As you can see in our video – it doesn’t take much but with just a few little things you can make a very big impression on buyers. Call us today if you’d like a walk through to learn how your home would do in the marketplace these days – we’d love the opportunity!

Staging – Before and After

If you are in the market to buy or sell a home, chances are you spend some time watching HGTV reruns of House Hunters.  Ever notice the look on prospective buyers’ faces as they walk through the really dumpy properties?  The fact is that so many people neglect to prepare their properties before showing it to potential buyers.  Overstuffed closets, stained carpets, dirty bathrooms, dull kitchens and family rooms with so much junk scattered all over the place that the buyers can barely see the space – all these things are a huge hindrance to selling successfully.

This week we just listed a home for one of our clients and the way they set up their space is perfect.  As you can see in the video, the homeowners have taken the time to arrange furniture in a way that highlights the home’s gorgeous features and open floor plan.  Plenty of tasteful accessories have been used to dot the space with color, interest and life.  There are even some touches of their personal life, though not overdone by any means.

The key to preparing a show-ready home is to put yourself in the buyers’ eyes.  Going back to House Hunters episodes – how many times did buyers’ eyes light up when they walked into an open, well-lit home that was obviously cared for by its owners?  And if you pay attention, you’ll notice that more often than not, the homes that don’t seem to cared for by their owners are usually the ones that get passed up.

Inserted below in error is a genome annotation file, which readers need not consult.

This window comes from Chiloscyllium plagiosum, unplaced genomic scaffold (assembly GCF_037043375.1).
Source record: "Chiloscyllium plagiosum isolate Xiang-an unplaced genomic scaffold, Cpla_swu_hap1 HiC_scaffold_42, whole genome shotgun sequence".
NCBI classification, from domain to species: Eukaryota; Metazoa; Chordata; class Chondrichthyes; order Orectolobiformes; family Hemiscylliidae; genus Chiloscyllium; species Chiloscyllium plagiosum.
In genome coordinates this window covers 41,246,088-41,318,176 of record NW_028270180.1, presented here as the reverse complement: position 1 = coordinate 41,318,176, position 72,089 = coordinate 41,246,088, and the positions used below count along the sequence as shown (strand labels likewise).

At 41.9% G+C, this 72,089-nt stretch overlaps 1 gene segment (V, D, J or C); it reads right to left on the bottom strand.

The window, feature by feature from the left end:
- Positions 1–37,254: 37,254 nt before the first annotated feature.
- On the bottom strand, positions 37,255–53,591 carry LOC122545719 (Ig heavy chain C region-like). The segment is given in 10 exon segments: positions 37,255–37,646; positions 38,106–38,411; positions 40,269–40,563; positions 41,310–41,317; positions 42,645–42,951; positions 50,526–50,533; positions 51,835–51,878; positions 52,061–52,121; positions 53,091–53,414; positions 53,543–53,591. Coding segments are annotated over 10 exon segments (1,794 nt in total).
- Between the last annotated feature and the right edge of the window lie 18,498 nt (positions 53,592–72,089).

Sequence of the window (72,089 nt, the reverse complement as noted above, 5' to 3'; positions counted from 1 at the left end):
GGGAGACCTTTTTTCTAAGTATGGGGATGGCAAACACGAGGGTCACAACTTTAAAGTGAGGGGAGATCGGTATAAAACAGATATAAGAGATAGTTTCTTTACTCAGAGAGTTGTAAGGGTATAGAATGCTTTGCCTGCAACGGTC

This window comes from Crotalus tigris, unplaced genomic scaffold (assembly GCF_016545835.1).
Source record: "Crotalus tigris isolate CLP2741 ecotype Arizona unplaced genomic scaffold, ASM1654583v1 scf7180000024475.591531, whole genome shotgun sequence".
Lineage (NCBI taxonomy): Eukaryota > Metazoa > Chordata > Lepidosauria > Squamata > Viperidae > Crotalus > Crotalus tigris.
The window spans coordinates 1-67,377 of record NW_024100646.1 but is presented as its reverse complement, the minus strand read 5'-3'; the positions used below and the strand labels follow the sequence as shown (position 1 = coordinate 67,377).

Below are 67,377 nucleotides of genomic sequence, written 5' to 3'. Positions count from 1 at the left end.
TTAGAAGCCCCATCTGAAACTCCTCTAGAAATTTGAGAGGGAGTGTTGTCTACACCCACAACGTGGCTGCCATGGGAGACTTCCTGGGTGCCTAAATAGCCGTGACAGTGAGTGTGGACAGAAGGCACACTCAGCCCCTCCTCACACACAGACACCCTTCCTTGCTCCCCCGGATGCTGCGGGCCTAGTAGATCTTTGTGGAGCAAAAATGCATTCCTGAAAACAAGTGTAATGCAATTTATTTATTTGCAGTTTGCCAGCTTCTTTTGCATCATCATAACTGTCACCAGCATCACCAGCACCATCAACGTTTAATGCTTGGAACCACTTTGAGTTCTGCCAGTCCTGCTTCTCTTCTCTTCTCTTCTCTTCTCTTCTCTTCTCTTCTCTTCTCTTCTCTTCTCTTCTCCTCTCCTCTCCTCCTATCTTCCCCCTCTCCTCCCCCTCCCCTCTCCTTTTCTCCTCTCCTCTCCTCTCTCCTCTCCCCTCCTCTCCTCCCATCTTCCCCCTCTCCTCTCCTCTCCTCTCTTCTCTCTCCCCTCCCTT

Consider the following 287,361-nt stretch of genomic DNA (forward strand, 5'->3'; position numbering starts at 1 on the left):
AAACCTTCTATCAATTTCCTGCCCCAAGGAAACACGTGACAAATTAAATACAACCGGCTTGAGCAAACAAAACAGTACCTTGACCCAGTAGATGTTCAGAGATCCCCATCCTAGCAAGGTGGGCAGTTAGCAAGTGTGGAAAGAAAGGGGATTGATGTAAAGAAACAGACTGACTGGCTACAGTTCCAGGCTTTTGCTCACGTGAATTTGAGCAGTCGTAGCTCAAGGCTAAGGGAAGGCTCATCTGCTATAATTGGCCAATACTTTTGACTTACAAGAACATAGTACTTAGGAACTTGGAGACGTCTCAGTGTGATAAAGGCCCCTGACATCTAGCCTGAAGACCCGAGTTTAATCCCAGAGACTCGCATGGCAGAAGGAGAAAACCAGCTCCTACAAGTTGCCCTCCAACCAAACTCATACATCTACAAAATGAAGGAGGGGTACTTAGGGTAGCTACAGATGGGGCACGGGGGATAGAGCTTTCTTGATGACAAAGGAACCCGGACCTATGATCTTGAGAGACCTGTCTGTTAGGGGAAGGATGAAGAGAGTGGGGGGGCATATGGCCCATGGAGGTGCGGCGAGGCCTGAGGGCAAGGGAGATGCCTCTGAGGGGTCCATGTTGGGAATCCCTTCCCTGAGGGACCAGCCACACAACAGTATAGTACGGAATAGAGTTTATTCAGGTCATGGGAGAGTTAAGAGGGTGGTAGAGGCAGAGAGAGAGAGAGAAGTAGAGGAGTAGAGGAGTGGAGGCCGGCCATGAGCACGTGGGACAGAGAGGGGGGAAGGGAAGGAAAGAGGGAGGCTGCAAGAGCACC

Tips on How to Make Sure Your Property Shows Well

Nothing turns off buyers more than a home that is dirty.  As they walk through the house they are imagining living there but dirty bathrooms, unclean windows, or unkempt rooms are unattractive.  Rather than risk buyers only remember that aspect of your home, make sure you clean the space, have carpets professionally steam cleaned, power wash windows, clear up driveways and make the home presentable.

Clutter acts as an obstacle that does not allow buyers to see the actual features of your home.  If possible, box up things like extra shoes, overflowing closets, unkempt toys or messy areas in the home.  Keeping the space clear of clutter will not only make the space inviting, it will also allow the prospective owners to imagine their own things in the space.  A common turnoff that many sellers neglect to take care of before showing their home is a fridge filled with personal notes, pictures, schedules and other traces of the current family’s life.

If your home’s best feature is the great room, be sure to emphasize it by lighting it well and clearing all to and from areas for easy flow through access.  If the large backyard is a favorite selling feature, remove all leaves and landscaping clutter.  It is important not to ignore maintenance details such as mowing the lawn or tidying up the hedges.

How you set up your home will have a major impact on how it is received.  By setting up the furniture and arranging other items in a way that highlights the desirable aspects of your home while working with the space encompassing the area, buyers will want to see more.